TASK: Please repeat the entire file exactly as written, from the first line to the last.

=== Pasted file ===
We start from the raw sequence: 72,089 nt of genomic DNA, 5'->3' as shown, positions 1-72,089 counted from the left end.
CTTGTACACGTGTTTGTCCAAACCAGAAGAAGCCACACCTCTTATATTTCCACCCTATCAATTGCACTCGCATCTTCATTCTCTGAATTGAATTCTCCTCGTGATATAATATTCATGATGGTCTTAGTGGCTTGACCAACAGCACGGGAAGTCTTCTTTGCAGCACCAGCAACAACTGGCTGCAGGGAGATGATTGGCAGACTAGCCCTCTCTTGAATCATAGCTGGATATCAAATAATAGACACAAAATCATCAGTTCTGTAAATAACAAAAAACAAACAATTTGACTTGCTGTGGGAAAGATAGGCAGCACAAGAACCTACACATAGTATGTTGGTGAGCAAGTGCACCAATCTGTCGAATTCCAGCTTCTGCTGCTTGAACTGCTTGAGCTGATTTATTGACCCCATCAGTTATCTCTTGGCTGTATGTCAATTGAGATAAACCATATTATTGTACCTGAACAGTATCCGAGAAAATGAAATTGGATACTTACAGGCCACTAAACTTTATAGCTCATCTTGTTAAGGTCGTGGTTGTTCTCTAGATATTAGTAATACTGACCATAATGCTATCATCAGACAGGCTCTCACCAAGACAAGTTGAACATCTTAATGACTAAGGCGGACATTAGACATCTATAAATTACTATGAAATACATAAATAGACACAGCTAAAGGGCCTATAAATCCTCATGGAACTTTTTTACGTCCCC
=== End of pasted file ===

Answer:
We start from the raw sequence: 72,089 nt of genomic DNA, 5'->3' as shown, positions 1-72,089 counted from the left end.
CTTGTACACGTGTTTGTCCAAACCAGAAGAAGCCACACCTCTTATATTTCCACCCTATCAATTGCACTCGCATCTTCATTCTCTGAATTGAATTCTCCTCGTGATATAATATTCATGATGGTCTTAGTGGCTTGACCAACAGCACGGGAAGTCTTCTTTGCAGCACCAGCAACAACTGGCTGCAGGGAGATGATTGGCAGACTAGCCCTCTCTTGAATCATAGCTGGATATCAAATAATAGACACAAAATCATCAGTTCTGTAAATAACAAAAAACAAACAATTTGACTTGCTGTGGGAAAGATAGGCAGCACAAGAACCTACACATAGTATGTTGGTGAGCAAGTGCACCAATCTGTCGAATTCCAGCTTCTGCTGCTTGAACTGCTTGAGCTGATTTATTGACCCCATCAGTTATCTCTTGGCTGTATGTCAATTGAGATAAACCATATTATTGTACCTGAACAGTATCCGAGAAAATGAAATTGGATACTTACAGGCCACTAAACTTTATAGCTCATCTTGTTAAGGTCGTGGTTGTTCTCTAGATATTAGTAATACTGACCATAATGCTATCATCAGACAGGCTCTCACCAAGACAAGTTGAACATCTTAATGACTAAGGCGGACATTAGACATCTATAAATTACTATGAAATACATAAATAGACACAGCTAAAGGGCCTATAAATCCTCATGGAACTTTTTTACGTCCCC